Organising the dialogue

The dialogue is carried out in a meeting between the employer and the employee representative(s). The meeting arrangements and other facilities for the dialogue are the employer’s responsibility.

However, “a meeting” is a flexible concept and the workplace may create different ways to carry out the dialogue. The key issue is not the format in which the dialogue is organised, but the content and regularity of the dialogue. It is also essential to ensure that the way the dialogue is carried out involves the entire personnel.

Dialogue is regular

In companies or organisations with at least 30 employees, the dialogue meeting must be organ-ised at least once every quarter, unless the employer and the employee representative agree otherwise. 

If the employer has fewer than 30 employees, the meeting must be organised at least twice a year. 

The number and timing of dialogue meetings can be agreed upon

The employer and the employee representative can also agree on a different arrangement when it comes to the number and timing of these meetings. However, they may not agree on not having meetings at all. The dialogue may also be arranged in different ways for different personnel groups.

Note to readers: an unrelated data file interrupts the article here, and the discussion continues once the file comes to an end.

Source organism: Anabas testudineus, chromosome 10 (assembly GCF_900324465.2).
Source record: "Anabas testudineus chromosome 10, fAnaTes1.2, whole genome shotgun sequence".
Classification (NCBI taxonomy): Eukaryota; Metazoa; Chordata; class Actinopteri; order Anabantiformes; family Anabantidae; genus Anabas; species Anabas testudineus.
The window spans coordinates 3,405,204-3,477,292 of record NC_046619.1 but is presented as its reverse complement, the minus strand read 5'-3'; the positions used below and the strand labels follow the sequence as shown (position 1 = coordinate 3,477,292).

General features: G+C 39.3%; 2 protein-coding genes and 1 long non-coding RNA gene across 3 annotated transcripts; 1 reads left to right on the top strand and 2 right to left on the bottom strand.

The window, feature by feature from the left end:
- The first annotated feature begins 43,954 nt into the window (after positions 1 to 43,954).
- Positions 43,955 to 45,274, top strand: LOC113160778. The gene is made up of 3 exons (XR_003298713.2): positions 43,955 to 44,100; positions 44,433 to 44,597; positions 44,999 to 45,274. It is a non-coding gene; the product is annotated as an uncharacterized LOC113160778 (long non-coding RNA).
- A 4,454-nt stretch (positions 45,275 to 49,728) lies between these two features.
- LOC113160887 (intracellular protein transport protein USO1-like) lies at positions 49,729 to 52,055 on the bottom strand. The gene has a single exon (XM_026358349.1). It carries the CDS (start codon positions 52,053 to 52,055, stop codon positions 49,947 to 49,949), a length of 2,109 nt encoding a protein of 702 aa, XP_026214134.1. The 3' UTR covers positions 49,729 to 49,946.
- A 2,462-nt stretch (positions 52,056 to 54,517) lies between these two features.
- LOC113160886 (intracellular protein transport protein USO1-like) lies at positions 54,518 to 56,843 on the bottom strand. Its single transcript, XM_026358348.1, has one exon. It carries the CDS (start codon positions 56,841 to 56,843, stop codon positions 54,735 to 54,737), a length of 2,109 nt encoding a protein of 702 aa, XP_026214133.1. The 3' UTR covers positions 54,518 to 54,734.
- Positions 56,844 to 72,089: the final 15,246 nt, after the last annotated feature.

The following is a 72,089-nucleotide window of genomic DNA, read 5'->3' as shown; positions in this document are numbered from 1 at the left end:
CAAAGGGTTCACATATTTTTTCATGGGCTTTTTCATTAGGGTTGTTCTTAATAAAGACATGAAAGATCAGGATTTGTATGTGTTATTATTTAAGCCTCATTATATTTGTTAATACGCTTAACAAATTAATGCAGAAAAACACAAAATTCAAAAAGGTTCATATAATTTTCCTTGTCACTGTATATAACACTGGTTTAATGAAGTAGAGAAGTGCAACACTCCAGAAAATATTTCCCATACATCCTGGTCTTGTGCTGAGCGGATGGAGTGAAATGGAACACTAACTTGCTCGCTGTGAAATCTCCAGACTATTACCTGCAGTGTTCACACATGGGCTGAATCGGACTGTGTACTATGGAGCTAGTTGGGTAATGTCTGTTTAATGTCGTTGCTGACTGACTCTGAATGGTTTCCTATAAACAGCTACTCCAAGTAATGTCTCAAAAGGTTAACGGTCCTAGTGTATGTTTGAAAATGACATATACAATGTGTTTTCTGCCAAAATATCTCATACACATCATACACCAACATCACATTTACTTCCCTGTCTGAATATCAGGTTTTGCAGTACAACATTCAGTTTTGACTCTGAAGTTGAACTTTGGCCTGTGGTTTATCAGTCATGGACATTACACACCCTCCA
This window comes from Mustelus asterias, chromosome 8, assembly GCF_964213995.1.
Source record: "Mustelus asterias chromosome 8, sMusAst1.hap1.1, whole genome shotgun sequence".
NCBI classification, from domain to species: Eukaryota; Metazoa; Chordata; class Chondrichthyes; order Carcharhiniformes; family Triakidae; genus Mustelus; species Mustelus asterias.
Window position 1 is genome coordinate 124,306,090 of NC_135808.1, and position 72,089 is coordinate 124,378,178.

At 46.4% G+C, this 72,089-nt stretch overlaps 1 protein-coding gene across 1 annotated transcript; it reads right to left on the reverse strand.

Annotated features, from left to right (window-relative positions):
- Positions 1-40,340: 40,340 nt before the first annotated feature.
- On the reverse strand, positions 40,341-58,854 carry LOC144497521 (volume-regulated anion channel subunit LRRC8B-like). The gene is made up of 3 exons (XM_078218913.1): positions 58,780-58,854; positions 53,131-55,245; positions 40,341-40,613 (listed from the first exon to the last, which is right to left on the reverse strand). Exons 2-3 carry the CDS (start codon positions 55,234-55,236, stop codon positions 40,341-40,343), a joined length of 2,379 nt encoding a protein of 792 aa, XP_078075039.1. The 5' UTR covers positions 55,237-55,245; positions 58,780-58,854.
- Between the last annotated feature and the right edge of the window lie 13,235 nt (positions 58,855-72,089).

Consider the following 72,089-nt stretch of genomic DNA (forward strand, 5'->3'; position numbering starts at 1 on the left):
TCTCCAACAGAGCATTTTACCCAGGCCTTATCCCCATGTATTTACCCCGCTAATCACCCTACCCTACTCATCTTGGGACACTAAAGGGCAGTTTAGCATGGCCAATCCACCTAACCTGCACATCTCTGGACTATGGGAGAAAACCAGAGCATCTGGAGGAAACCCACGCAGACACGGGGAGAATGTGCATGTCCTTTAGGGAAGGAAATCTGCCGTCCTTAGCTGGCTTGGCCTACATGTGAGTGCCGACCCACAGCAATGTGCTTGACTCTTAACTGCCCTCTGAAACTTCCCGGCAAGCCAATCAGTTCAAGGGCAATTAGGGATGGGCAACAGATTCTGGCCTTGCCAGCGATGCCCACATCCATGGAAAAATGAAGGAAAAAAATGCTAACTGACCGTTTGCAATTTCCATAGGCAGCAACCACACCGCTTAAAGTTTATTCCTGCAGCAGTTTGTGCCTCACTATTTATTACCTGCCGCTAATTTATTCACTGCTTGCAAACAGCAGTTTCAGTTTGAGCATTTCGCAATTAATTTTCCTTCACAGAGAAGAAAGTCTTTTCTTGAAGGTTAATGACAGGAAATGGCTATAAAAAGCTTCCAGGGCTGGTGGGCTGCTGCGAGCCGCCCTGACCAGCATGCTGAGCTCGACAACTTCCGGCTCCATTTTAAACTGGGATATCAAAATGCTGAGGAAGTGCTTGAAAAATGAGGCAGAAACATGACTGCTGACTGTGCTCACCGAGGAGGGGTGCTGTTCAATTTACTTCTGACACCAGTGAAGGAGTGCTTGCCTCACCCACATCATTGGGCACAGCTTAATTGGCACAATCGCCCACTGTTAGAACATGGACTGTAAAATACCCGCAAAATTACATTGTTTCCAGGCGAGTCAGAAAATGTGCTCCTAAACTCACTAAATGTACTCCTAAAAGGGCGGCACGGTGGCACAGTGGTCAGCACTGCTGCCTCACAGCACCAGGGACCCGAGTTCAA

Dialogue must be carried out even if staff representatives have not been elected

If a personnel group has not elected a representative for themselves, the employer may, as a rule, fulfil the legal obligations together with all the employees belonging to the said personnel group. In this case, the issues falling under the dialogue obligation must be addressed in a joint meeting organised at least once a year. Instead of one joint meeting, it is also possible to organise several meetings by location or function, for example. This possibility of making an exception only applies to personnel who have no representative and it cannot be used as a ground for hindering the dialogue with employee representatives.

Obligation to contribute applies to both parties

Both parties are subject to the duty to contribute to the dialogue. The dialogue must be appropriate in nature and the parties must take each other’s interests, needs and position into account. The employer must see to the prerequisites of the dialogue, such as the sufficient and timely flow of information, the genuine realisation of the dialogue and a serious attitude towards initiatives pre-sented by the employee representative. For their part, the employee representative must have a constructive approach towards the employer’s business solutions and only make such proposals and initiatives that are feasible considering the employer’s resources.